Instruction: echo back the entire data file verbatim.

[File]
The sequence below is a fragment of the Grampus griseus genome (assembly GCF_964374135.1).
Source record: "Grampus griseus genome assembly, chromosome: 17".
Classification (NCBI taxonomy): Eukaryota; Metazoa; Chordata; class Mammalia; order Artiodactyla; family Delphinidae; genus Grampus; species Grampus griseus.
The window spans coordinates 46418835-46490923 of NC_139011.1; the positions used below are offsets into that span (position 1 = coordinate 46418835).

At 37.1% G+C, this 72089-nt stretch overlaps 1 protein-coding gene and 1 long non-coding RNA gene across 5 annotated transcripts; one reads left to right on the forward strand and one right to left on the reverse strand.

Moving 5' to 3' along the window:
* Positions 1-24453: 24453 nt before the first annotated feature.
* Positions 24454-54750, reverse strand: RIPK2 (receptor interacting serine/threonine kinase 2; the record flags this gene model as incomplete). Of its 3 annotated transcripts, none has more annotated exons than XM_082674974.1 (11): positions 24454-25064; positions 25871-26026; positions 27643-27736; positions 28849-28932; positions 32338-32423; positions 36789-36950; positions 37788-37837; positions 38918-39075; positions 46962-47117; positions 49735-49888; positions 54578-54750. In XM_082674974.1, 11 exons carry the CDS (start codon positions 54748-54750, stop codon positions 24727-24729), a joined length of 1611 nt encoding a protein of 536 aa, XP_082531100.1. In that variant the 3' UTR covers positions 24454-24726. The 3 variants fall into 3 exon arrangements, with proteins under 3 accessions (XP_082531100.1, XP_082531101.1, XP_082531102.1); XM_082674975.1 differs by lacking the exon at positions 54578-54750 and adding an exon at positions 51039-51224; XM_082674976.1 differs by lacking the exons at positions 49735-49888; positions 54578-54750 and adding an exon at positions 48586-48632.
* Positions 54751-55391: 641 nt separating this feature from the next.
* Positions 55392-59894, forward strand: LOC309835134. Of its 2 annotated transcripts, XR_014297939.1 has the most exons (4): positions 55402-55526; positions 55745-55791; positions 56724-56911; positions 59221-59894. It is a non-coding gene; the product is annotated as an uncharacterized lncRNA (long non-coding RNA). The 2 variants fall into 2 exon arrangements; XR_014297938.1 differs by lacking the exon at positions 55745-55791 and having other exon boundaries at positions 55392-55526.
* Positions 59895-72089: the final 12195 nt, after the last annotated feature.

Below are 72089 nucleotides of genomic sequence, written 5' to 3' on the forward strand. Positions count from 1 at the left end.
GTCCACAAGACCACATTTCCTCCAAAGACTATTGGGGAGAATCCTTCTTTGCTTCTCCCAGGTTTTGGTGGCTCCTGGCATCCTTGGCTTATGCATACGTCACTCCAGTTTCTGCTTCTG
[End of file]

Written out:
The sequence below is a fragment of the Grampus griseus genome (assembly GCF_964374135.1).
Source record: "Grampus griseus genome assembly, chromosome: 17".
Classification (NCBI taxonomy): Eukaryota; Metazoa; Chordata; class Mammalia; order Artiodactyla; family Delphinidae; genus Grampus; species Grampus griseus.
The window spans coordinates 46418835-46490923 of NC_139011.1; the positions used below are offsets into that span (position 1 = coordinate 46418835).

At 37.1% G+C, this 72089-nt stretch overlaps 1 protein-coding gene and 1 long non-coding RNA gene across 5 annotated transcripts; one reads left to right on the forward strand and one right to left on the reverse strand.

Moving 5' to 3' along the window:
* Positions 1-24453: 24453 nt before the first annotated feature.
* Positions 24454-54750, reverse strand: RIPK2 (receptor interacting serine/threonine kinase 2; the record flags this gene model as incomplete). Of its 3 annotated transcripts, none has more annotated exons than XM_082674974.1 (11): positions 24454-25064; positions 25871-26026; positions 27643-27736; positions 28849-28932; positions 32338-32423; positions 36789-36950; positions 37788-37837; positions 38918-39075; positions 46962-47117; positions 49735-49888; positions 54578-54750. In XM_082674974.1, 11 exons carry the CDS (start codon positions 54748-54750, stop codon positions 24727-24729), a joined length of 1611 nt encoding a protein of 536 aa, XP_082531100.1. In that variant the 3' UTR covers positions 24454-24726. The 3 variants fall into 3 exon arrangements, with proteins under 3 accessions (XP_082531100.1, XP_082531101.1, XP_082531102.1); XM_082674975.1 differs by lacking the exon at positions 54578-54750 and adding an exon at positions 51039-51224; XM_082674976.1 differs by lacking the exons at positions 49735-49888; positions 54578-54750 and adding an exon at positions 48586-48632.
* Positions 54751-55391: 641 nt separating this feature from the next.
* Positions 55392-59894, forward strand: LOC309835134. Of its 2 annotated transcripts, XR_014297939.1 has the most exons (4): positions 55402-55526; positions 55745-55791; positions 56724-56911; positions 59221-59894. It is a non-coding gene; the product is annotated as an uncharacterized lncRNA (long non-coding RNA). The 2 variants fall into 2 exon arrangements; XR_014297938.1 differs by lacking the exon at positions 55745-55791 and having other exon boundaries at positions 55392-55526.
* Positions 59895-72089: the final 12195 nt, after the last annotated feature.

Below are 72089 nucleotides of genomic sequence, written 5' to 3' on the forward strand. Positions count from 1 at the left end.
GTCCACAAGACCACATTTCCTCCAAAGACTATTGGGGAGAATCCTTCTTTGCTTCTCCCAGGTTTTGGTGGCTCCTGGCATCCTTGGCTTATGCATACGTCACTCCAGTTTCTGCTTCTG